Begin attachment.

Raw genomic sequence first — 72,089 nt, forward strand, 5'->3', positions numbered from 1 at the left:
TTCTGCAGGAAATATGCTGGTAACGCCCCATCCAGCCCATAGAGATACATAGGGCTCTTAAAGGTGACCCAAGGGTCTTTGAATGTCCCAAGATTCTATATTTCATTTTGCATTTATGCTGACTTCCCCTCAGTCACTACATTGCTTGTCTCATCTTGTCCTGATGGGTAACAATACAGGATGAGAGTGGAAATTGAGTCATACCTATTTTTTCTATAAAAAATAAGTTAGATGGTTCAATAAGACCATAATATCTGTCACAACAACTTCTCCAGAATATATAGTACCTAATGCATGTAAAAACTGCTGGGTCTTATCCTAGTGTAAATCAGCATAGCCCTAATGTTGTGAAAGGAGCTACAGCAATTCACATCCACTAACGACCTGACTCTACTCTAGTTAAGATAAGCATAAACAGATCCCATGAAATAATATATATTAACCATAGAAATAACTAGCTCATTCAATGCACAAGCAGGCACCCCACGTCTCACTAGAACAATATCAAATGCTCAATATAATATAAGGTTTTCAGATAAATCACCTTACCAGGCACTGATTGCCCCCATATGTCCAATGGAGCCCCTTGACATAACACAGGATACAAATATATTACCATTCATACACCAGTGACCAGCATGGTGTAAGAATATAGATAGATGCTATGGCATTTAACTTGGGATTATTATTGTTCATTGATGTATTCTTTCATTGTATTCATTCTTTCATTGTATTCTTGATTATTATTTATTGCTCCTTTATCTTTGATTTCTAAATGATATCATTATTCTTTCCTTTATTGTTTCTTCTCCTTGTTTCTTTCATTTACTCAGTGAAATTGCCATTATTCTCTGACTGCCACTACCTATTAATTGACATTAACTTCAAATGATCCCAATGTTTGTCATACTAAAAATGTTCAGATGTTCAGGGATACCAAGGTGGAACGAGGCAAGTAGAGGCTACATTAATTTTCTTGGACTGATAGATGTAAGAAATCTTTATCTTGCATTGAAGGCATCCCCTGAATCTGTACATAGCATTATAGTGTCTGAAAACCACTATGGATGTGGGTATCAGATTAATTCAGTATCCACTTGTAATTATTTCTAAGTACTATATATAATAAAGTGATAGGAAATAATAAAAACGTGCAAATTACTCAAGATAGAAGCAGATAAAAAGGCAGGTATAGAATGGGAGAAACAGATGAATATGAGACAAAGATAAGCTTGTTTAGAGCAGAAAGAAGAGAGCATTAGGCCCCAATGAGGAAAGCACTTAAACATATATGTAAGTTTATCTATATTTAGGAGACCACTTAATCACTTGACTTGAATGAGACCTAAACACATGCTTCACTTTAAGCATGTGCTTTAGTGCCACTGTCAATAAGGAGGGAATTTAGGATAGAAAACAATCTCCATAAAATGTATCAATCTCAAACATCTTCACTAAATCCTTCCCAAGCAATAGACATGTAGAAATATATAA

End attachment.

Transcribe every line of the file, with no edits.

Raw genomic sequence first — 72,089 nt, forward strand, 5'->3', positions numbered from 1 at the left:
TTCTGCAGGAAATATGCTGGTAACGCCCCATCCAGCCCATAGAGATACATAGGGCTCTTAAAGGTGACCCAAGGGTCTTTGAATGTCCCAAGATTCTATATTTCATTTTGCATTTATGCTGACTTCCCCTCAGTCACTACATTGCTTGTCTCATCTTGTCCTGATGGGTAACAATACAGGATGAGAGTGGAAATTGAGTCATACCTATTTTTTCTATAAAAAATAAGTTAGATGGTTCAATAAGACCATAATATCTGTCACAACAACTTCTCCAGAATATATAGTACCTAATGCATGTAAAAACTGCTGGGTCTTATCCTAGTGTAAATCAGCATAGCCCTAATGTTGTGAAAGGAGCTACAGCAATTCACATCCACTAACGACCTGACTCTACTCTAGTTAAGATAAGCATAAACAGATCCCATGAAATAATATATATTAACCATAGAAATAACTAGCTCATTCAATGCACAAGCAGGCACCCCACGTCTCACTAGAACAATATCAAATGCTCAATATAATATAAGGTTTTCAGATAAATCACCTTACCAGGCACTGATTGCCCCCATATGTCCAATGGAGCCCCTTGACATAACACAGGATACAAATATATTACCATTCATACACCAGTGACCAGCATGGTGTAAGAATATAGATAGATGCTATGGCATTTAACTTGGGATTATTATTGTTCATTGATGTATTCTTTCATTGTATTCATTCTTTCATTGTATTCTTGATTATTATTTATTGCTCCTTTATCTTTGATTTCTAAATGATATCATTATTCTTTCCTTTATTGTTTCTTCTCCTTGTTTCTTTCATTTACTCAGTGAAATTGCCATTATTCTCTGACTGCCACTACCTATTAATTGACATTAACTTCAAATGATCCCAATGTTTGTCATACTAAAAATGTTCAGATGTTCAGGGATACCAAGGTGGAACGAGGCAAGTAGAGGCTACATTAATTTTCTTGGACTGATAGATGTAAGAAATCTTTATCTTGCATTGAAGGCATCCCCTGAATCTGTACATAGCATTATAGTGTCTGAAAACCACTATGGATGTGGGTATCAGATTAATTCAGTATCCACTTGTAATTATTTCTAAGTACTATATATAATAAAGTGATAGGAAATAATAAAAACGTGCAAATTACTCAAGATAGAAGCAGATAAAAAGGCAGGTATAGAATGGGAGAAACAGATGAATATGAGACAAAGATAAGCTTGTTTAGAGCAGAAAGAAGAGAGCATTAGGCCCCAATGAGGAAAGCACTTAAACATATATGTAAGTTTATCTATATTTAGGAGACCACTTAATCACTTGACTTGAATGAGACCTAAACACATGCTTCACTTTAAGCATGTGCTTTAGTGCCACTGTCAATAAGGAGGGAATTTAGGATAGAAAACAATCTCCATAAAATGTATCAATCTCAAACATCTTCACTAAATCCTTCCCAAGCAATAGACATGTAGAAATATATAA